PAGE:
Location: 71043 Manfredonia, Province of Foggia, Italy
Season: May 20, 2024 to June 28, 2024
Application Deadline: March 31, 2024
Deadline Type: Exact Date
Discount for AIA members: No
McGill University and University of Foggia
Darian Marie Totten and Roberto Goffredo
The Excavating Sipontum Project started in summer 2022. We investigate the long-term urban evolution of Sipontum, from its Roman founding to its final days as a medieval port town (tentatively dated to sometime in the 13th c.) to write an interwoven history of human-environment relationships in this town. Situated in Apulia (Southern Italy), in the shadow of the Monte Gargano, Sipontum’s fortuitous position made it a great connector, to the Adriatic and Mediterranean Seas, and eventually was a prominent player in the medieval pilgrimage routes through Europe to the Holy Land.
Situated at the interior of a state-owned archaeological park, this site has largely remained unexcavated. We hope to recover the details of both ancient and medieval urbanism: the day-to-day residues of life on a minor port town in an active sea. In our first year of excavation, we have recovered the remains of urban life dating to the Medieval period; future seasons aim to intercept Late Antique and Roman layers and architectural remains.
Our long-term approach also lays emphasis on evidence of change or transition through time. Sipontum’s position implies that it also needed to manage the likely precarious and changing conditions of its lagoon, the Lago Salso, that afforded access to rich marine resources, while also potentially causing environmental challenges such as malaria infestation and swamping.
Period(s) of Occupation: Roman, Late Antique, Medieval
This excavation is run as a field school to train students with little to no experience in archaeology how to dig, collect artifacts, record site features, and perform laboratory methods associated with archaeological fieldwork. There are weekly seminars on assigned readings where students will discuss how we move from archaeological excavation to archaeological interpretation. Topics include: field methods; artifacts and interpretation; ports in the Roman and Medieval worlds; economy and society in the Roman empire and Medieval period; and the evolution city life. Laboratory work in the late afternoons teaches students to wash and sort the ceramics found on site. No prior field experience or coursework in Classics is required.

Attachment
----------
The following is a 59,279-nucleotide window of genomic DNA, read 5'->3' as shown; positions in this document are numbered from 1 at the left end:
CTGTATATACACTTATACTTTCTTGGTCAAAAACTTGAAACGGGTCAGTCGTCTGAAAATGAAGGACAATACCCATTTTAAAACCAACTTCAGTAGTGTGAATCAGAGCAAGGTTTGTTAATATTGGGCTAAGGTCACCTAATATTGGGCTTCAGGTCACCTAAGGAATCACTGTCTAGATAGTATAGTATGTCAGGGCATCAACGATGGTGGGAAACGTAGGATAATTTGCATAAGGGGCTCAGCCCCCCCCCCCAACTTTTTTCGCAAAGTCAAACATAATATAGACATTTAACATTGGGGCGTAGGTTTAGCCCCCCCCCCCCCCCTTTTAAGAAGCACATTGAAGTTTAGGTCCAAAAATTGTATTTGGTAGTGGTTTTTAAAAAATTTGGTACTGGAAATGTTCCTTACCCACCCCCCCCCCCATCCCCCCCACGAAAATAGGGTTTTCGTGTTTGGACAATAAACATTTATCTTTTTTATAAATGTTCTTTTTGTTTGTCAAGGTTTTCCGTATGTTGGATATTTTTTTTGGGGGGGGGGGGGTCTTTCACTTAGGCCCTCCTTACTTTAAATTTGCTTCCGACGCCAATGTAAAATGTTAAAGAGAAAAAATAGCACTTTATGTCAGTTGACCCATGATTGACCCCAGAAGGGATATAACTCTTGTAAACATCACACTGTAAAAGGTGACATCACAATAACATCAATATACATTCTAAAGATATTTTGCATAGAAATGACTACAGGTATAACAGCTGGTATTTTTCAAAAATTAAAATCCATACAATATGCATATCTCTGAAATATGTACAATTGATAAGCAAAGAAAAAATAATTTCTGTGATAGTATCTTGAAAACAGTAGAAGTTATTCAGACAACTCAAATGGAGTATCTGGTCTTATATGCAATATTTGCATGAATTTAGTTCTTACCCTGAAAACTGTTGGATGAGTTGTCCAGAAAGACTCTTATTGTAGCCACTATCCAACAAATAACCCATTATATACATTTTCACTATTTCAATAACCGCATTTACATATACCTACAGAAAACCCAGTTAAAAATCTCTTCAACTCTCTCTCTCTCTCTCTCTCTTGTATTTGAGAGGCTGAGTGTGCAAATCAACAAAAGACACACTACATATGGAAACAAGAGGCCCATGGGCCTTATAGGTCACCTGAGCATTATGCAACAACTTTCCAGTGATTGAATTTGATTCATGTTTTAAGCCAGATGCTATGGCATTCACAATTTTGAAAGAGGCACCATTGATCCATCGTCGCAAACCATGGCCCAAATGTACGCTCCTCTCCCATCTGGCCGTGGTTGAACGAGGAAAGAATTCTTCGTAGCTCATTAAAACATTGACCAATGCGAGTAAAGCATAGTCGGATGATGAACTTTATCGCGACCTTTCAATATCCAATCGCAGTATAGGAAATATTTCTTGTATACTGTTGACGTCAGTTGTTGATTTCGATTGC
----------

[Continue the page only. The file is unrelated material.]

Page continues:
Project Size: 1-24 participants
Minimum Length of Stay for Volunteers: 6 weeks
Minimum Age: 18
Experience Required: No experience required
Room and Board Arrangements:
A program fee of CAD$3013.46 covers expenses for 6-weeks lodging, transport to and from the site from the dormitory. Meals are covered on the following days: M-F breakfast, mid-morning snack, and lunch; M-Th dinners . We reside in a dormitory in Manfredonia with shared rooms and bathrooms, not far from the site. Lunch is eaten on site; breakfast and dinner in a cafeteria in the dormitory. Airfare is not included in this cost, nor is the train/bus fare required to get from the airport to Manfredonia. Students should anticipate to add this cost to the program fee. Students often take advantage of the fortuitous position in Southern Italy to travel on the weekends, for which reason meals are not covered F-Sat-Sun. The instructor makes herself available for a tour of select sites the Bay of Naples one weekend at the students’ choosing. This travel comes with added cost that is managed by the students individually.
Students register in the summer term at McGill for a three credit course. Cost of these credits depends on the student’s residency (Quebec, Canadian, or international). Information on the fee structure can be found here: https://www.mcgill.ca/student-accounts/tuition-fees/summer-studies-tuition-and-fees-2024 (Be sure to look at the sidebar for “undergraduate fees” for undergraduate students). The course listed on the transcript is CLAS 349: Archaeology Fieldwork Italy. Registration is required.
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